…And yet, highly credentialed scientists, including Nobel Prize–winning physicist Ivar Giaever, reject what is often called the “climate consensus.” Giaever resigned from the American Physical Society in protest of the group’s statement that evidence of global warming was “incontrovertible” and that governments needed to move immediately to curb greenhouse-gas emissions. Sixteen distinguished scientists signed a 2012 Wall Street Journal article, in which they argued that taking drastic action to “decarbonize” the world’s economy—an effort that would have major effects on economic growth and quality of life, especially in the developing world—was not justified by observable scientific evidence. And, like Giaever, they objected to the notion of a climate consensus—and to the unscientific shutting down of inquiry and the marginalization of dissenters as “heretics.”…
Another dissenter, the American atmospheric physicist Murry Salby, has produced a serious analysis that undermines key assumptions underpinning the AGW worldview. His work and its reception illustrate just how unsettled climate science remains—and how determined AGW proponents are to enforce consensus on one of the great questions of our age.
In April 2013, concluding a European tour to present his research, Salby arrived at Charles de Gaulle Airport in Paris for a flight back to Australia, where he was a professor of climate science at Macquarie University. He discovered, to his dismay, that the university had canceled the return leg of his nonrefundable ticket. With Salby stranded, Macquarie then undertook misconduct proceedings against him that swiftly culminated in his dismissal. The university claimed that it did not sack Salby for his climate views but rather because he failed to “fulfill his academic obligations, including the obligation to teach” and because he violated “University policies in relation to travel and use of University resources.”
Salby and his supporters find it hard to believe the school’s claims. Salby’s detractors point to reports of his investigation by the National Science Foundation (NSF) for alleged ethical improprieties, claims surrounding which surfaced on an anti-climate-skeptic blog, along with court papers relating to his divorce. Salby has indeed been embroiled in conflicts with the NSF—the organization debarred him from receiving research grants for three years, even though, teaching in Australia, he wasn’t eligible, anyway—and with the University of Colorado, where he taught previously and was involved in a decade-long dispute with another academic. At one point, the NSF investigated the disappearance of $100,000 in Salby’s research funds, which, in the wake of the investigation, was returned to Salby’s group. However, all these matters have involved bureaucratic rights and wrongs. They have no bearing on his science, just as Antoine Lavoisier’s being a tax farmer had no bearing on his demolition of the phlogiston theory of combustion. And Salby had earned high marks as a scientist. He originally trained as an aerospace engineer before switching to atmospheric physics and building a distinguished career. He taught at Georgia Tech, Princeton, Hebrew, and Stockholm Universities before coming to the University of Colorado, and he was involved as a reviewer in the IPCC’s first two assessment reports.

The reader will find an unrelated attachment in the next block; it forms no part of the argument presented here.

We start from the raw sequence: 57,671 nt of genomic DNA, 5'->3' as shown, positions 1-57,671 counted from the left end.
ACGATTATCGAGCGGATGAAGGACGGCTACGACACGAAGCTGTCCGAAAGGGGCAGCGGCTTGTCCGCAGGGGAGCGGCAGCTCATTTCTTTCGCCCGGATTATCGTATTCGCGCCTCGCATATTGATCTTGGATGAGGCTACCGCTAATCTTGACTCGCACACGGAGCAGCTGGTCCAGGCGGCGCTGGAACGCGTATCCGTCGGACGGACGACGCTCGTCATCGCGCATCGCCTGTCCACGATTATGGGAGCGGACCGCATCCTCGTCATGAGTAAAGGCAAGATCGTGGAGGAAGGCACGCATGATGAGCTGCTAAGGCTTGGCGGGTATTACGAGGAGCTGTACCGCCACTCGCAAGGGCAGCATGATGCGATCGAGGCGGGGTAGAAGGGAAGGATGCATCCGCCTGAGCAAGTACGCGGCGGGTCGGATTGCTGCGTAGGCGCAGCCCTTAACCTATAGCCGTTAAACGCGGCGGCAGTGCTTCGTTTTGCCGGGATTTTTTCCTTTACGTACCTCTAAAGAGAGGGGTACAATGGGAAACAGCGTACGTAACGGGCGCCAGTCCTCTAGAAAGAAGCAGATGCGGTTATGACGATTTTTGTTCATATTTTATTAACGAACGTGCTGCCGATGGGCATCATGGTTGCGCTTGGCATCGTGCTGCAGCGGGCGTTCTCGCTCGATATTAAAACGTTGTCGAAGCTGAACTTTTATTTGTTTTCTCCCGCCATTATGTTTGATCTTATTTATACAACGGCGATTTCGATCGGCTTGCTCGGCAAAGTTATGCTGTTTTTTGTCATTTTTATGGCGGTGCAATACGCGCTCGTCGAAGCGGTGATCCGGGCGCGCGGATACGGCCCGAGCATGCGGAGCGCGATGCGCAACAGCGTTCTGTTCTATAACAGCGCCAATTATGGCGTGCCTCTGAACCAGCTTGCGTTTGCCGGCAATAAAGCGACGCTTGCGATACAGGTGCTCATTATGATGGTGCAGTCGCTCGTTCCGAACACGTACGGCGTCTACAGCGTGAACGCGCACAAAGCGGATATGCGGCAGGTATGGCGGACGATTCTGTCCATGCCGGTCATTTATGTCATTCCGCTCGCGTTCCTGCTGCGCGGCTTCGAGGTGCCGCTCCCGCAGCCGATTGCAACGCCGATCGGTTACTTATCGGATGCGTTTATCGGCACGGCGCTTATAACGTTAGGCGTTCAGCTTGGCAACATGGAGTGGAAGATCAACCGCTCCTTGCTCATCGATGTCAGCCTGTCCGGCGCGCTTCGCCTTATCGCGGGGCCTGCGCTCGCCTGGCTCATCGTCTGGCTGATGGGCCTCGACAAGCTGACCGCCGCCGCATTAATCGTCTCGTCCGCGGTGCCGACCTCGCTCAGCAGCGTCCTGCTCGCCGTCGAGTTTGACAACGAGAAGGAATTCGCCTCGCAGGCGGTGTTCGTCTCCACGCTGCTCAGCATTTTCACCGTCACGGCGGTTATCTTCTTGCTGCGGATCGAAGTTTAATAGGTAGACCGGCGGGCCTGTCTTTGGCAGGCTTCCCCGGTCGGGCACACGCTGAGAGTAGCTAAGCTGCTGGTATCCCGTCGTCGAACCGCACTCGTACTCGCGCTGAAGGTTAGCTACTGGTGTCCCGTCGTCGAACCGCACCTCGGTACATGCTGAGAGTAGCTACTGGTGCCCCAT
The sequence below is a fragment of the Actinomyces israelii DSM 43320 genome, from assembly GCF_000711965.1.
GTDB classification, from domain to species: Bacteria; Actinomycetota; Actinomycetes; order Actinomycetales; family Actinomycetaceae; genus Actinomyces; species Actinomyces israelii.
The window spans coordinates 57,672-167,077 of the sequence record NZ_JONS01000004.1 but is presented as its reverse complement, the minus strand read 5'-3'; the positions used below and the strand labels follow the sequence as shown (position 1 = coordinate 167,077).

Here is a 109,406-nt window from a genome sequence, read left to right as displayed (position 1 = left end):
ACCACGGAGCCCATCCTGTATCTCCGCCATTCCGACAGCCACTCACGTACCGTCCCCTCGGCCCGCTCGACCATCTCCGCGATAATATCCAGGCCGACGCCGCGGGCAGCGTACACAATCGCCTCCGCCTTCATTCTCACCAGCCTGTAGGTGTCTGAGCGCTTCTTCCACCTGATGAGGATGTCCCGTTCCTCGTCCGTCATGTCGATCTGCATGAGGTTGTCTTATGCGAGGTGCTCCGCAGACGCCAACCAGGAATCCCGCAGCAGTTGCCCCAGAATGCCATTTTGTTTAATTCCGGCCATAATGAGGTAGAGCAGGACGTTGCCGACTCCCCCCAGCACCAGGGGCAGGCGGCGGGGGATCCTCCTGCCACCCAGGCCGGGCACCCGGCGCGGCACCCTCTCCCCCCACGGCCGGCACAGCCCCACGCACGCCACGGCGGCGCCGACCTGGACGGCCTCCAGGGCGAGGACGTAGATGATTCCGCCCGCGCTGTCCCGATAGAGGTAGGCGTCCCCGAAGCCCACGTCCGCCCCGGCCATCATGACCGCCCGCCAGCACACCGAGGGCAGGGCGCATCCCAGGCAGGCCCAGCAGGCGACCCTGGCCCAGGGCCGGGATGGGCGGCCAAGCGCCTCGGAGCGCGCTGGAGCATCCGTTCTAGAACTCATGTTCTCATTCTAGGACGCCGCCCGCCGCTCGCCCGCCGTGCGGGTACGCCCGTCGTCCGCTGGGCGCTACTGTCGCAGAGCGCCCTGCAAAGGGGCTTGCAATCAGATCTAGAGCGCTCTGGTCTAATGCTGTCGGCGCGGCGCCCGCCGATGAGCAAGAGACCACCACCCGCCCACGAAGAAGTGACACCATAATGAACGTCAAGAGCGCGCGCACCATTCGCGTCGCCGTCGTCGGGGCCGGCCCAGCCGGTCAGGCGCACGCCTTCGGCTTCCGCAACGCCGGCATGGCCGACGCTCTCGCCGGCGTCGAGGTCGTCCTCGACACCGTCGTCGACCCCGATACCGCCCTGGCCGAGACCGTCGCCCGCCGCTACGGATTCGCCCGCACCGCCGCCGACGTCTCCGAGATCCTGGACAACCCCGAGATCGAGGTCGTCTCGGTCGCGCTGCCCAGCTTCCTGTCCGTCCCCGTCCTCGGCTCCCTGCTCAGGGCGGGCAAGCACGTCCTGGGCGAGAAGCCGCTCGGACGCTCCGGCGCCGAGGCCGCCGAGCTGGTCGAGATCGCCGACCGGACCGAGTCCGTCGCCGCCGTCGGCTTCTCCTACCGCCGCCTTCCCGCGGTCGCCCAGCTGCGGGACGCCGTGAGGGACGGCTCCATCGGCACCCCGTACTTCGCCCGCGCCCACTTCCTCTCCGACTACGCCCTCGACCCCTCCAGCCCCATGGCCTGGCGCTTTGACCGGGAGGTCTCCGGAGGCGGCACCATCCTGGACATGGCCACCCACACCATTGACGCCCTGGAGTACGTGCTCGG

Starting in the late 1990s, Salby began a project to analyze changes in atmospheric ozone. His research found evidence of systematic recovery in ozone, validating the science behind the 1987 Montreal Protocol, which introduced specific steps for curtailing ozone-depleting gases. Preparing to write a graduate-level textbook, Physics of the Atmosphere and Climate, later published by Cambridge University Press and praised by one reviewer as “unequalled in breadth, depth and lucidity,” Salby then undertook a methodical examination of AGW. What he found left him “absolutely surprised.”
Most discussion on the science of AGW revolves around the climatic effects of increased levels of carbon dioxide in the atmosphere. How it got there in the first place—the assumption being that increased carbon dioxide arises overwhelmingly from human activities—is often taken for granted. Yet Salby believed that he had uncovered clear evidence that this was not the case, as his trip to Europe was designed to expose.